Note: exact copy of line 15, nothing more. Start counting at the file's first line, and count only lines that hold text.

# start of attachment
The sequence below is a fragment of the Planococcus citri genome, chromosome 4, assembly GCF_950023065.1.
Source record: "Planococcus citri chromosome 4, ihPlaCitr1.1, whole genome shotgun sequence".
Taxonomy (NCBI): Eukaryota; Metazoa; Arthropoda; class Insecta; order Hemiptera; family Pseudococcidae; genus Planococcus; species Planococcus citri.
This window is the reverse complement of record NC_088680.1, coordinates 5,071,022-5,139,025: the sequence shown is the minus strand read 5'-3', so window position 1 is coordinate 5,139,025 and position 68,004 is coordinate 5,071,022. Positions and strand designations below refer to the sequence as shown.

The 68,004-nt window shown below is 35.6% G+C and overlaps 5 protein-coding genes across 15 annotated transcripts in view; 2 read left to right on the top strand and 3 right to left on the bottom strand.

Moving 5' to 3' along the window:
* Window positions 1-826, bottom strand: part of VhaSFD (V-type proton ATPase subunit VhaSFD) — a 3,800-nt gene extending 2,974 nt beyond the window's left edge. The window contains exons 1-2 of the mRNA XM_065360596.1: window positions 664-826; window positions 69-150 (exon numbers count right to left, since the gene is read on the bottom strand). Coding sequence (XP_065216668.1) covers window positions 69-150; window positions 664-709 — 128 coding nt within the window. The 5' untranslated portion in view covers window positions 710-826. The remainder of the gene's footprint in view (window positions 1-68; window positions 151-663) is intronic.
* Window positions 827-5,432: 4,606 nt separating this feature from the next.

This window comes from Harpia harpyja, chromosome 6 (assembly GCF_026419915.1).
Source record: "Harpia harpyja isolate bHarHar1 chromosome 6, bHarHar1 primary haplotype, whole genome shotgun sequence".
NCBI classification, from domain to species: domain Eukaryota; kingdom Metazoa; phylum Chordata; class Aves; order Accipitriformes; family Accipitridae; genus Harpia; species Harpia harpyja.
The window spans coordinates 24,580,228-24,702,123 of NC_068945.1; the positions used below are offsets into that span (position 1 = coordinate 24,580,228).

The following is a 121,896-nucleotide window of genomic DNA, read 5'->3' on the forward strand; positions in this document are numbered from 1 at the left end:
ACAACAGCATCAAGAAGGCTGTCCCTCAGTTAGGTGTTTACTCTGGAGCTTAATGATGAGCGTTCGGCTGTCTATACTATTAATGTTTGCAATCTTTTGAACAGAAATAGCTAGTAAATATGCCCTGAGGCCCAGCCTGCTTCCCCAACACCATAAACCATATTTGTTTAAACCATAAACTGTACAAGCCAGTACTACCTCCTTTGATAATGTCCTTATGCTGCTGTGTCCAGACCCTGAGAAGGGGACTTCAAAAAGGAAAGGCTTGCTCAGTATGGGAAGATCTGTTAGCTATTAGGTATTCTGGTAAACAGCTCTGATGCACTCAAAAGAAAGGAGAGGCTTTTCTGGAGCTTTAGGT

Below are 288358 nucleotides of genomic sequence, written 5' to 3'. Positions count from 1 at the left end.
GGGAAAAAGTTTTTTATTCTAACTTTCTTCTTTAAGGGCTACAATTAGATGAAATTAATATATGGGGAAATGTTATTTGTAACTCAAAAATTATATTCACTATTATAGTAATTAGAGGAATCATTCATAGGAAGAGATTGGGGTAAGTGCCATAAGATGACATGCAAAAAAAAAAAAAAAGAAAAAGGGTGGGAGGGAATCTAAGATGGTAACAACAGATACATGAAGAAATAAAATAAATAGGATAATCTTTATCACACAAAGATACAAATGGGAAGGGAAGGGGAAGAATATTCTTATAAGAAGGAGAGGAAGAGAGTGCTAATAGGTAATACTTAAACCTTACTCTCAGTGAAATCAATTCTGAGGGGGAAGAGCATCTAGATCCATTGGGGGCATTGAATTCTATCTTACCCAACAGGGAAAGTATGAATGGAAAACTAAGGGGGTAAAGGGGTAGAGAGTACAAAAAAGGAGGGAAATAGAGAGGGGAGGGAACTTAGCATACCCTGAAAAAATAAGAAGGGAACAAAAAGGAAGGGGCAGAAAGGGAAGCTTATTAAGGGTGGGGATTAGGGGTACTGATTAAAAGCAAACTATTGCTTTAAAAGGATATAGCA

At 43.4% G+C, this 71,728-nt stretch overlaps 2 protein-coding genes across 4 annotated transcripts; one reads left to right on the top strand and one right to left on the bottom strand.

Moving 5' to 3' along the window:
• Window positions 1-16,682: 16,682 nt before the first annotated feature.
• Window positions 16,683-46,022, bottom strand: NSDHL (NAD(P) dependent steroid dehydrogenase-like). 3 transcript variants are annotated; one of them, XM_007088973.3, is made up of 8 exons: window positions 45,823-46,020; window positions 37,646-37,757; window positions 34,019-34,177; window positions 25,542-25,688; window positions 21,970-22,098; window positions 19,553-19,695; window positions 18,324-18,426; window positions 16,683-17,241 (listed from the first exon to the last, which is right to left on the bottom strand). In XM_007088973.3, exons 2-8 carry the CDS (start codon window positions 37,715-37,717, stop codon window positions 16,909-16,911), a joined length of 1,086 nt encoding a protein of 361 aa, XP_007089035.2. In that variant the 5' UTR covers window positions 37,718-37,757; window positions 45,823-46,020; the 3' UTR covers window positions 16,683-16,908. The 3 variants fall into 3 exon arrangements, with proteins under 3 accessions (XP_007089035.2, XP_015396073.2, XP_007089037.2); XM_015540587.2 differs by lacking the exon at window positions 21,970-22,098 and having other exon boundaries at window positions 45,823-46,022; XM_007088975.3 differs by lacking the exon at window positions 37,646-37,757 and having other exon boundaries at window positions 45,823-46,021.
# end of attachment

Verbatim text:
Below are 288358 nucleotides of genomic sequence, written 5' to 3'. Positions count from 1 at the left end.